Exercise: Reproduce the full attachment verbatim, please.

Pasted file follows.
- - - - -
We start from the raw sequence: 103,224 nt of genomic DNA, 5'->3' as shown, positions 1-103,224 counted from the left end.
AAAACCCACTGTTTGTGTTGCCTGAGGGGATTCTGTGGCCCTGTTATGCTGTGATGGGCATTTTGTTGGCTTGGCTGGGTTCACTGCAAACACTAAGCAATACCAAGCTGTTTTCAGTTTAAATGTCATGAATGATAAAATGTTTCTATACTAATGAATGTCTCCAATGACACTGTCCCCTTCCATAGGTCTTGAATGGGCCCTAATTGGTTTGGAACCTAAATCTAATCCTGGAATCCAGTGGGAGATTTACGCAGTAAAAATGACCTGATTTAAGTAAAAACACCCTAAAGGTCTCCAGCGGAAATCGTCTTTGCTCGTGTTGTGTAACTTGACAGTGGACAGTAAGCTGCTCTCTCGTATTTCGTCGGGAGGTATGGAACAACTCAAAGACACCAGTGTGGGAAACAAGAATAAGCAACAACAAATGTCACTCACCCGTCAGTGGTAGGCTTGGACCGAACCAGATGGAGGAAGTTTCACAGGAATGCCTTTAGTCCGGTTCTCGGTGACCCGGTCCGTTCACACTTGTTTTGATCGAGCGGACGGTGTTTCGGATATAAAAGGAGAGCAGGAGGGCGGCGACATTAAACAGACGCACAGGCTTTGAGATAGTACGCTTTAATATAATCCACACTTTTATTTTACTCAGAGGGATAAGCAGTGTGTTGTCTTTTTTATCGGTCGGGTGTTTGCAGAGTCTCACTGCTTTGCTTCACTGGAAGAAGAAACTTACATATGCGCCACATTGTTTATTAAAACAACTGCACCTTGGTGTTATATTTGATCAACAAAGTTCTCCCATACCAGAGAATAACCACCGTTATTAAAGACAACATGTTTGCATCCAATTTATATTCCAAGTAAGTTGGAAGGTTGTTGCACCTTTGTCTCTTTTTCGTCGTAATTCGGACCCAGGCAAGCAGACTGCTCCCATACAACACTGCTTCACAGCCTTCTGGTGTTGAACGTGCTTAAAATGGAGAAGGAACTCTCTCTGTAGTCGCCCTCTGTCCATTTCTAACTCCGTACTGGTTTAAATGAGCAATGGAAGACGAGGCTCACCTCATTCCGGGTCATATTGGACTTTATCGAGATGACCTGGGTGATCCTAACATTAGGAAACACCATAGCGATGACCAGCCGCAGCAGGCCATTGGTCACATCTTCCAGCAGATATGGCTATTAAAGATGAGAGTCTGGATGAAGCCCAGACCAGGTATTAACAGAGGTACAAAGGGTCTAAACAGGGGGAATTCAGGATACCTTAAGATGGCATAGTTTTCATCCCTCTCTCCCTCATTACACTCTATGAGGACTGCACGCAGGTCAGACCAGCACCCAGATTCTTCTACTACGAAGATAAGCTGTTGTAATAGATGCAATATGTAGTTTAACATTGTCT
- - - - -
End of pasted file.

We start from the raw sequence: 103,224 nt of genomic DNA, 5'->3' as shown, positions 1-103,224 counted from the left end.
AAAACCCACTGTTTGTGTTGCCTGAGGGGATTCTGTGGCCCTGTTATGCTGTGATGGGCATTTTGTTGGCTTGGCTGGGTTCACTGCAAACACTAAGCAATACCAAGCTGTTTTCAGTTTAAATGTCATGAATGATAAAATGTTTCTATACTAATGAATGTCTCCAATGACACTGTCCCCTTCCATAGGTCTTGAATGGGCCCTAATTGGTTTGGAACCTAAATCTAATCCTGGAATCCAGTGGGAGATTTACGCAGTAAAAATGACCTGATTTAAGTAAAAACACCCTAAAGGTCTCCAGCGGAAATCGTCTTTGCTCGTGTTGTGTAACTTGACAGTGGACAGTAAGCTGCTCTCTCGTATTTCGTCGGGAGGTATGGAACAACTCAAAGACACCAGTGTGGGAAACAAGAATAAGCAACAACAAATGTCACTCACCCGTCAGTGGTAGGCTTGGACCGAACCAGATGGAGGAAGTTTCACAGGAATGCCTTTAGTCCGGTTCTCGGTGACCCGGTCCGTTCACACTTGTTTTGATCGAGCGGACGGTGTTTCGGATATAAAAGGAGAGCAGGAGGGCGGCGACATTAAACAGACGCACAGGCTTTGAGATAGTACGCTTTAATATAATCCACACTTTTATTTTACTCAGAGGGATAAGCAGTGTGTTGTCTTTTTTATCGGTCGGGTGTTTGCAGAGTCTCACTGCTTTGCTTCACTGGAAGAAGAAACTTACATATGCGCCACATTGTTTATTAAAACAACTGCACCTTGGTGTTATATTTGATCAACAAAGTTCTCCCATACCAGAGAATAACCACCGTTATTAAAGACAACATGTTTGCATCCAATTTATATTCCAAGTAAGTTGGAAGGTTGTTGCACCTTTGTCTCTTTTTCGTCGTAATTCGGACCCAGGCAAGCAGACTGCTCCCATACAACACTGCTTCACAGCCTTCTGGTGTTGAACGTGCTTAAAATGGAGAAGGAACTCTCTCTGTAGTCGCCCTCTGTCCATTTCTAACTCCGTACTGGTTTAAATGAGCAATGGAAGACGAGGCTCACCTCATTCCGGGTCATATTGGACTTTATCGAGATGACCTGGGTGATCCTAACATTAGGAAACACCATAGCGATGACCAGCCGCAGCAGGCCATTGGTCACATCTTCCAGCAGATATGGCTATTAAAGATGAGAGTCTGGATGAAGCCCAGACCAGGTATTAACAGAGGTACAAAGGGTCTAAACAGGGGGAATTCAGGATACCTTAAGATGGCATAGTTTTCATCCCTCTCTCCCTCATTACACTCTATGAGGACTGCACGCAGGTCAGACCAGCACCCAGATTCTTCTACTACGAAGATAAGCTGTTGTAATAGATGCAATATGTAGTTTAACATTGTCT